Sweden’s official capital, Stockholm, is built on 14 islands, each with its own personality and flair—from edgy Södermalm and glitzy Östermalm to old town Gamla Stan and Kungsholmen filled with young creatives. Its subway, T-bana, is the world’s longest art exhibition. Gothenburg is Stockholm’s nicer cousin, with a more laid-back feel despite being a port city. It has a noticeable hipster culture, and is framed by Sweden’s largest amusement park, Liseberg. Gothenburg is also Sweden’s culinary capital, with great emphasis placed on seafood, and is home to the largest fish market in Sweden. Culturally diverse Malmö is just a 35-minute train ride over the Öresund Bridge from Copenhagen, Denmark. Trace Sweden’s Viking and medieval history every summer on the island of Gotland. Umeå was the official European Capital of Culture in 2014. In Northern Sweden, Luleå is the gateway to Swedish Lapland, and Jokkmokk and Kiruna give you access to indigenous Sámi culture. For your best chances to see the Northern Lights, head to Sweden’s northernmost town, Abisko.
Valborg is a festival celebrating the arrival of spring with bonfires, vigils, and revelry around the country. You’ll find the blue-and-yellow Swedish flags flown all around towns on National Day, June 6. Midsummer, celebrated every year in late June, remains Sweden’s most iconic cultural event. Also in summer is the three-day Way Out West Music Festival in Gothenburg. Stockholm Film Festival takes place in fall, and in winter, Swedish Lapland celebrates an ice festival as well as the 410-year-old indigenous Sámi market in Jokkmokk. Other key events in winter include Gothenburg Film Festival and Sonar music, creativity, and technology festival in Stockholm. There are several iconic Christmas markets in various cities and towns, and Stockholm hosts the prestigious Nobel Prize awards and dinner every December.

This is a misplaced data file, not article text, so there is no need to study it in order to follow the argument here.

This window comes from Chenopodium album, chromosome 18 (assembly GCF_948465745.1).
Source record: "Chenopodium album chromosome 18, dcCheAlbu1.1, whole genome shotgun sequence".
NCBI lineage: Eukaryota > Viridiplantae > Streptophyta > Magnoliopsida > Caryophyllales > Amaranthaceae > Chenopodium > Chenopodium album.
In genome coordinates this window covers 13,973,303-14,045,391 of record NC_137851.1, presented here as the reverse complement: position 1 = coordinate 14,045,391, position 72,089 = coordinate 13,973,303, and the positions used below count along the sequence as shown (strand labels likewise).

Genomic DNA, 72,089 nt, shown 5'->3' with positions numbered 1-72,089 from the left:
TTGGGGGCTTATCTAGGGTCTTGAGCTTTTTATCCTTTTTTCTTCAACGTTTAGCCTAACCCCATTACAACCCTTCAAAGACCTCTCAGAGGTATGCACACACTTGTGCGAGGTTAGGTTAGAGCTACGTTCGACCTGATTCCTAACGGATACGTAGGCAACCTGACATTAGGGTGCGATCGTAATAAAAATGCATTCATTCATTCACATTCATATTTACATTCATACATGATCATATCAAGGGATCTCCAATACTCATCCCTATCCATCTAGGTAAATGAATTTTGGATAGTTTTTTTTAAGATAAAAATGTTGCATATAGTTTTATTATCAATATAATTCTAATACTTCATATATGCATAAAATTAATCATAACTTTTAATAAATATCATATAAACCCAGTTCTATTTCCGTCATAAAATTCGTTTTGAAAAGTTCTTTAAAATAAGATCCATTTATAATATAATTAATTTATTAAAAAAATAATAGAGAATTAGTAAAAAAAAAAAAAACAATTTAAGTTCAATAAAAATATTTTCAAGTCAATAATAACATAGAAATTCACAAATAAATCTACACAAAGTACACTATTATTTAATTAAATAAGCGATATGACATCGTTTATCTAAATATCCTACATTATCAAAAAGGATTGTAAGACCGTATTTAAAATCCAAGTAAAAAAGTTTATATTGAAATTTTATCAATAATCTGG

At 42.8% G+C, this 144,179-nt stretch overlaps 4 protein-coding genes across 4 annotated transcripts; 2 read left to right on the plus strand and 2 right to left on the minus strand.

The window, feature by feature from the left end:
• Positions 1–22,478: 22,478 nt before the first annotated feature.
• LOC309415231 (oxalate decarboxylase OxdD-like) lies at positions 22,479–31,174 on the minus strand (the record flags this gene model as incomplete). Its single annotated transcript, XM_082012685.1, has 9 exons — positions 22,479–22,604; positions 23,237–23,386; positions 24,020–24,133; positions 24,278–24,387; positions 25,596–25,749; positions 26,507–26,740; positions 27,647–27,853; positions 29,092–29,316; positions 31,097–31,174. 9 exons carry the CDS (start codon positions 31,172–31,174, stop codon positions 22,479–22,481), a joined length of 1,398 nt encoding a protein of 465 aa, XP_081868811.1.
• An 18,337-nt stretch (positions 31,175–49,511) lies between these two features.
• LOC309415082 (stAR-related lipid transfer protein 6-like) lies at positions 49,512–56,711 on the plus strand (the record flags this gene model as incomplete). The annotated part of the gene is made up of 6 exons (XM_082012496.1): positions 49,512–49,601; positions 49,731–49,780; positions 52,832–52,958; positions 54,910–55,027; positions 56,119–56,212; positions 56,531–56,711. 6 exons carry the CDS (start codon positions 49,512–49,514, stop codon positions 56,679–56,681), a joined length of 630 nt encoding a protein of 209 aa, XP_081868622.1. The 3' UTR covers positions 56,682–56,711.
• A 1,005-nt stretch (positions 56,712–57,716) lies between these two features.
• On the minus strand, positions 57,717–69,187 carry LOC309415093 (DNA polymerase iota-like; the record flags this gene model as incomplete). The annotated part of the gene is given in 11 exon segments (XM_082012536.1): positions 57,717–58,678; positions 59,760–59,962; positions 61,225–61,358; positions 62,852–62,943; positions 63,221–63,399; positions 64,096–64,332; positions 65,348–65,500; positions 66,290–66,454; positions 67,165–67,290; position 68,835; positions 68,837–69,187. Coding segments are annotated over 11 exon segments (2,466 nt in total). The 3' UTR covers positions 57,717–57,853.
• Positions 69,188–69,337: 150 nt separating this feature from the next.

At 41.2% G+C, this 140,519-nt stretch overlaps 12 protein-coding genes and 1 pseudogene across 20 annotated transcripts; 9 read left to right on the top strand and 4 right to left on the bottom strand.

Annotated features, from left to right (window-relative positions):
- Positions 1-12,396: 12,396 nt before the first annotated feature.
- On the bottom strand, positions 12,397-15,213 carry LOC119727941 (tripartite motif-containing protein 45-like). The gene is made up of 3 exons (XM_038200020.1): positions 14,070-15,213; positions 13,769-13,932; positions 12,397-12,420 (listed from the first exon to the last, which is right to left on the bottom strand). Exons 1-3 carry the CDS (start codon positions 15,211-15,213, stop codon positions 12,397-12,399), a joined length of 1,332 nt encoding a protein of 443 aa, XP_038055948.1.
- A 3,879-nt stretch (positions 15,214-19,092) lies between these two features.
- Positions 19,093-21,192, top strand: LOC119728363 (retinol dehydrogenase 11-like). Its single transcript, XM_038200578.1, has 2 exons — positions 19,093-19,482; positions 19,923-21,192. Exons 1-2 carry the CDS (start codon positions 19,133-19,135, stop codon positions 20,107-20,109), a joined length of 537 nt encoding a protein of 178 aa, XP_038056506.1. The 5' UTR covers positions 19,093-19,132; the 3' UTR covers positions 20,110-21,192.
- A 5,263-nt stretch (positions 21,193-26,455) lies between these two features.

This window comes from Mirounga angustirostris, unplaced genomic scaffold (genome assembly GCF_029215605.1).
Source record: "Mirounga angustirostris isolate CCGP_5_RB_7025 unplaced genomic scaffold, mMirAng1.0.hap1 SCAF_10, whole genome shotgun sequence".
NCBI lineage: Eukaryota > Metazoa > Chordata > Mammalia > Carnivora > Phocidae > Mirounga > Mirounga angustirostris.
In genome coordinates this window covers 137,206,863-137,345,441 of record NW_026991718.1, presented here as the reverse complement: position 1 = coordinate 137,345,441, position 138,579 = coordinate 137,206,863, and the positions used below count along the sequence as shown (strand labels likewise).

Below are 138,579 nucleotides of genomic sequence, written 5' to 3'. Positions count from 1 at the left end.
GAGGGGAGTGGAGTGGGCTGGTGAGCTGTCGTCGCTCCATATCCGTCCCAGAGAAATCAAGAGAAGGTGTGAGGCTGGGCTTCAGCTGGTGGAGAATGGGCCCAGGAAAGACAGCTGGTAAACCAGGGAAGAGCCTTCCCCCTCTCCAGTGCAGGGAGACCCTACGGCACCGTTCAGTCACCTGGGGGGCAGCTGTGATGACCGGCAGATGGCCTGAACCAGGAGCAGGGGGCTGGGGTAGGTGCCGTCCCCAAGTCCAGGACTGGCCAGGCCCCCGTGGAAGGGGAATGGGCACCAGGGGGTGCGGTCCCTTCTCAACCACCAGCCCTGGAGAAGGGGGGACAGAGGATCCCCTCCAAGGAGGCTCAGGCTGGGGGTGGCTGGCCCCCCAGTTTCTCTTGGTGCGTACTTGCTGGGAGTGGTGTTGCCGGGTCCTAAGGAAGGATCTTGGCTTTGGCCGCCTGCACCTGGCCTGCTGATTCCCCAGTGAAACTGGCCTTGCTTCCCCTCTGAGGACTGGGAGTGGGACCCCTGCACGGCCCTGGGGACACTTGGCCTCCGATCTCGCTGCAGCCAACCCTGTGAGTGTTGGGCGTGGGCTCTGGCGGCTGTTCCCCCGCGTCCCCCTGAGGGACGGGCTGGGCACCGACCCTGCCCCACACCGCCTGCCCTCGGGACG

Most locals speak English, so you can get away with knowing only “hej” (hello) and “tack” (thanks) in Swedish. Many stores open around 9 or 10 a.m. and close between 5 and 6 p.m. On weekends they shut even earlier—and on Sundays they may not open at all—so plan your shopping accordingly. Many businesses operate on a queuing system using a number dispenser, so be on the lookout for these when entering a store. Sweden is an almost cashless society—everyone uses credit cards, though you should save a few coins for public toilets. The country is very environmentally conscious—from organic restaurants and cafes to recycling habits and ubiquitous biking culture—so be cognizant of this when using public spaces. If you’re pushing a stroller, you get to ride public buses for free. Tipping is not required for services rendered.
Sweden uses the 230 volt Europlug—type C and F. Sweden's currency is the krona.
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Stephen Whitlock is a Yorkshireman who moved to New York and then, a decade later, relocated to Stockholm, Sweden.
Lola Akinmade Åkerström is a Stockholm-based award-winning writer and photographer whose publication credits include National Geographic Traveler (US & UK), BBC, CNN, Fodors, AFAR, Slate, New York Magazine, amongst others.